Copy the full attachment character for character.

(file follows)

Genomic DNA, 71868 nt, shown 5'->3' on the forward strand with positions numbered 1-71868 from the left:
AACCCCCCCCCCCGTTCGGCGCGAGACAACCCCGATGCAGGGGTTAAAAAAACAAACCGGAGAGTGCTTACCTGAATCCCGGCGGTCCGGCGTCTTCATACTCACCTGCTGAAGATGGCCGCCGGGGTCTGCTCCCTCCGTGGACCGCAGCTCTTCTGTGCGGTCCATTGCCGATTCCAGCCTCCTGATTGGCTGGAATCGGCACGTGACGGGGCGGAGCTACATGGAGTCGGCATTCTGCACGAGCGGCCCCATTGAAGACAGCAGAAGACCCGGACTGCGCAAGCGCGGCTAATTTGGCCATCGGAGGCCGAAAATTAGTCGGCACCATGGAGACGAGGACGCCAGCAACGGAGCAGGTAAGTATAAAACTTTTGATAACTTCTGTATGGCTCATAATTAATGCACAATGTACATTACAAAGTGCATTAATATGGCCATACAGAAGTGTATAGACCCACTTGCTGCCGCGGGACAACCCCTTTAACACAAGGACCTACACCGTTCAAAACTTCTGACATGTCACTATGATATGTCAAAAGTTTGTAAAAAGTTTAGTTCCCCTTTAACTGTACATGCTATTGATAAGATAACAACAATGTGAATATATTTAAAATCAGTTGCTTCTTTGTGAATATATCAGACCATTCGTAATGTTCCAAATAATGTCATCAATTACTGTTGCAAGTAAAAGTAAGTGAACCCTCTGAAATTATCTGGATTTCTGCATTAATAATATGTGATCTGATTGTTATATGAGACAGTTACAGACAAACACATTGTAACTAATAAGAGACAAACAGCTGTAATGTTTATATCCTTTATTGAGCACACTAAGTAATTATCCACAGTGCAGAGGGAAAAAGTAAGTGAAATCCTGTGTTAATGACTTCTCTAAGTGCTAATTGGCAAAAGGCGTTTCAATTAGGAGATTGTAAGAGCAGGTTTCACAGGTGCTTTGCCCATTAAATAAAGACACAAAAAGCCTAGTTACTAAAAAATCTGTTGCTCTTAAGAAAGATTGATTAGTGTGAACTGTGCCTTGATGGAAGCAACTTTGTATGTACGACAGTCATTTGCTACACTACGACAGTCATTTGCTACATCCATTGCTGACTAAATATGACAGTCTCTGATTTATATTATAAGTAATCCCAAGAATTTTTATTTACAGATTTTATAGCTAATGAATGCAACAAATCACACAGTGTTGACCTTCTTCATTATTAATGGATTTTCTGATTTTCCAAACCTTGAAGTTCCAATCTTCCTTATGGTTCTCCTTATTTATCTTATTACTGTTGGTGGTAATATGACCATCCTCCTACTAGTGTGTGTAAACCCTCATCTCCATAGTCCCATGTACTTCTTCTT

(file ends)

Genomic DNA, 71868 nt, shown 5'->3' on the forward strand with positions numbered 1-71868 from the left:
AACCCCCCCCCCCGTTCGGCGCGAGACAACCCCGATGCAGGGGTTAAAAAAACAAACCGGAGAGTGCTTACCTGAATCCCGGCGGTCCGGCGTCTTCATACTCACCTGCTGAAGATGGCCGCCGGGGTCTGCTCCCTCCGTGGACCGCAGCTCTTCTGTGCGGTCCATTGCCGATTCCAGCCTCCTGATTGGCTGGAATCGGCACGTGACGGGGCGGAGCTACATGGAGTCGGCATTCTGCACGAGCGGCCCCATTGAAGACAGCAGAAGACCCGGACTGCGCAAGCGCGGCTAATTTGGCCATCGGAGGCCGAAAATTAGTCGGCACCATGGAGACGAGGACGCCAGCAACGGAGCAGGTAAGTATAAAACTTTTGATAACTTCTGTATGGCTCATAATTAATGCACAATGTACATTACAAAGTGCATTAATATGGCCATACAGAAGTGTATAGACCCACTTGCTGCCGCGGGACAACCCCTTTAACACAAGGACCTACACCGTTCAAAACTTCTGACATGTCACTATGATATGTCAAAAGTTTGTAAAAAGTTTAGTTCCCCTTTAACTGTACATGCTATTGATAAGATAACAACAATGTGAATATATTTAAAATCAGTTGCTTCTTTGTGAATATATCAGACCATTCGTAATGTTCCAAATAATGTCATCAATTACTGTTGCAAGTAAAAGTAAGTGAACCCTCTGAAATTATCTGGATTTCTGCATTAATAATATGTGATCTGATTGTTATATGAGACAGTTACAGACAAACACATTGTAACTAATAAGAGACAAACAGCTGTAATGTTTATATCCTTTATTGAGCACACTAAGTAATTATCCACAGTGCAGAGGGAAAAAGTAAGTGAAATCCTGTGTTAATGACTTCTCTAAGTGCTAATTGGCAAAAGGCGTTTCAATTAGGAGATTGTAAGAGCAGGTTTCACAGGTGCTTTGCCCATTAAATAAAGACACAAAAAGCCTAGTTACTAAAAAATCTGTTGCTCTTAAGAAAGATTGATTAGTGTGAACTGTGCCTTGATGGAAGCAACTTTGTATGTACGACAGTCATTTGCTACACTACGACAGTCATTTGCTACATCCATTGCTGACTAAATATGACAGTCTCTGATTTATATTATAAGTAATCCCAAGAATTTTTATTTACAGATTTTATAGCTAATGAATGCAACAAATCACACAGTGTTGACCTTCTTCATTATTAATGGATTTTCTGATTTTCCAAACCTTGAAGTTCCAATCTTCCTTATGGTTCTCCTTATTTATCTTATTACTGTTGGTGGTAATATGACCATCCTCCTACTAGTGTGTGTAAACCCTCATCTCCATAGTCCCATGTACTTCTTCTT